J.P. Morgan Chase settled with the U.S. Treasury Department last week to pay $88 million for sanctions violations last week. It’s the largest fee a U.S. bank has ever paid.
According to the Wall Street Journal, the U.S. charged that “between December 2005 and March 2011, J.P. Morgan Chase violated several sanctions orders related to transactions with Cuba, Iran, Sudan and Liberia as well as broader restrictions against supporting terrorism and the proliferation of weapons of mass destruction.”
The mega bank claims these were isolated mistakes, but it’s hard to imagine, for example, how a $2.9 million loan to Iran went completely unnoticed for two years.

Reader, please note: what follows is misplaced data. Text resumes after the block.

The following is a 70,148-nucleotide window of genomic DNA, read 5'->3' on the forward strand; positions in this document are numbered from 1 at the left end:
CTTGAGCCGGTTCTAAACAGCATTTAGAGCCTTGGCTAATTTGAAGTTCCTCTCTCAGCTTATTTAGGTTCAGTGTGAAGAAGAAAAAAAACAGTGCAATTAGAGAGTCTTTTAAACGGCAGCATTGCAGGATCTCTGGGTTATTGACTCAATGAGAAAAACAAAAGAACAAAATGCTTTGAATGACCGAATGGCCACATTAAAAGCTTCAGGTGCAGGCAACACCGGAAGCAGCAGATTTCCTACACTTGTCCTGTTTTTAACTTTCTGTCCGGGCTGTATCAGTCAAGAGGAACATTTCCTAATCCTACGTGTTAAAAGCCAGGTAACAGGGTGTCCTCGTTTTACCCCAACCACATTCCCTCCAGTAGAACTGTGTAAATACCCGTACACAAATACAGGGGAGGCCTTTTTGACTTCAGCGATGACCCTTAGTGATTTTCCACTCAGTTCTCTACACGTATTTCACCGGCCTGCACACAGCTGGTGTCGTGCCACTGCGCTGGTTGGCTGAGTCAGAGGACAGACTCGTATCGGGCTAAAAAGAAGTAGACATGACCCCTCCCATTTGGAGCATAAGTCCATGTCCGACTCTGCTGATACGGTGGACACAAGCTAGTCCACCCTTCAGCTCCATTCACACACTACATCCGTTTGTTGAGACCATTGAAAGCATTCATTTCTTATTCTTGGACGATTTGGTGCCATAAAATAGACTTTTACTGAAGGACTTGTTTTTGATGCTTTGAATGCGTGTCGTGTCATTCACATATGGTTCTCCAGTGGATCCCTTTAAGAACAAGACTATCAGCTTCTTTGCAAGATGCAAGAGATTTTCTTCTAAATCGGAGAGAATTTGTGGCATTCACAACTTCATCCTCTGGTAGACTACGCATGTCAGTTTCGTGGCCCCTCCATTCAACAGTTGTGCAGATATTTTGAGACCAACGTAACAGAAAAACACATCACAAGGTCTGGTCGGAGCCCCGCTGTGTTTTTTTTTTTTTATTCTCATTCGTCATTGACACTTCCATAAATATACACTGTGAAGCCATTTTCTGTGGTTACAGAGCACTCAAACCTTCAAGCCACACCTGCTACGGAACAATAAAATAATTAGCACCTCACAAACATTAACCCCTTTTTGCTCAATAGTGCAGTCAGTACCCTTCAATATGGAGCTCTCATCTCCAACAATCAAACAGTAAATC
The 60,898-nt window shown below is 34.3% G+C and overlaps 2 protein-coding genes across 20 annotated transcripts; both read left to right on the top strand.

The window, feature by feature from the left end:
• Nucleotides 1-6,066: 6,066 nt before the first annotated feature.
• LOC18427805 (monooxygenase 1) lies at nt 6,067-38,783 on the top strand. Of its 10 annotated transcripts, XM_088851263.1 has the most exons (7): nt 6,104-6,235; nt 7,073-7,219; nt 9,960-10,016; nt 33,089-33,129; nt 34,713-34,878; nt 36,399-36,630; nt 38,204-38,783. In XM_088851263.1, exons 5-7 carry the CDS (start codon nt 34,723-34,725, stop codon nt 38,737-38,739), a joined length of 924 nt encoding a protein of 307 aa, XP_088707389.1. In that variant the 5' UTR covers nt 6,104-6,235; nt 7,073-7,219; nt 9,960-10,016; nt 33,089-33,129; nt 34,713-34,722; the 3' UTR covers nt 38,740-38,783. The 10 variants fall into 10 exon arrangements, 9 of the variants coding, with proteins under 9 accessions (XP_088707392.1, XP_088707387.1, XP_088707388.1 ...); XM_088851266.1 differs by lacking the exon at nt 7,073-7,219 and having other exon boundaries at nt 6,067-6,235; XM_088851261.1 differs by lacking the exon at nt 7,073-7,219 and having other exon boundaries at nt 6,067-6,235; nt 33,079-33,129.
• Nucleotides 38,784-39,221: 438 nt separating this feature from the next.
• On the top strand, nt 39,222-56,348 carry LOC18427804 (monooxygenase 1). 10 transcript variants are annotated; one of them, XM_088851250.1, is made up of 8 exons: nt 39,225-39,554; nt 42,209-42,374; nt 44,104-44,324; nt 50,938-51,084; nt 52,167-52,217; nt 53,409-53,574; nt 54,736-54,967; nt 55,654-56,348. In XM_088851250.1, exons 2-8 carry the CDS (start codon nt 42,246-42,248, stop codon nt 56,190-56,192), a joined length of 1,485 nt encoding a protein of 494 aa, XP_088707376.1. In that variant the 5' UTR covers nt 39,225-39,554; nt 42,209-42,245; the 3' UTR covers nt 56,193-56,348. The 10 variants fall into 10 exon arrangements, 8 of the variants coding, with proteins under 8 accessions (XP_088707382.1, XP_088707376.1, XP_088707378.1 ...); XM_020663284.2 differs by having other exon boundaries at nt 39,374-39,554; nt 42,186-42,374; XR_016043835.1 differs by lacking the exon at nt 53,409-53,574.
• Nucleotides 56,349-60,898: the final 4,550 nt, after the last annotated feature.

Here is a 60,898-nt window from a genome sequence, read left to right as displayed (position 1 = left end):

On its website, J.P. Morgan Chase has a lengthy Human Rights position. Among other things, it states, “As part of our broad effort to ensure that respect for human rights is integrated into the business of the firm, JPMorgan Chase has adopted policies and procedures designed to ensure compliance with legal requirements and which seek to prevent our products and services from being used for improper purposes.”
Well, I guess those procedures need a bit more work.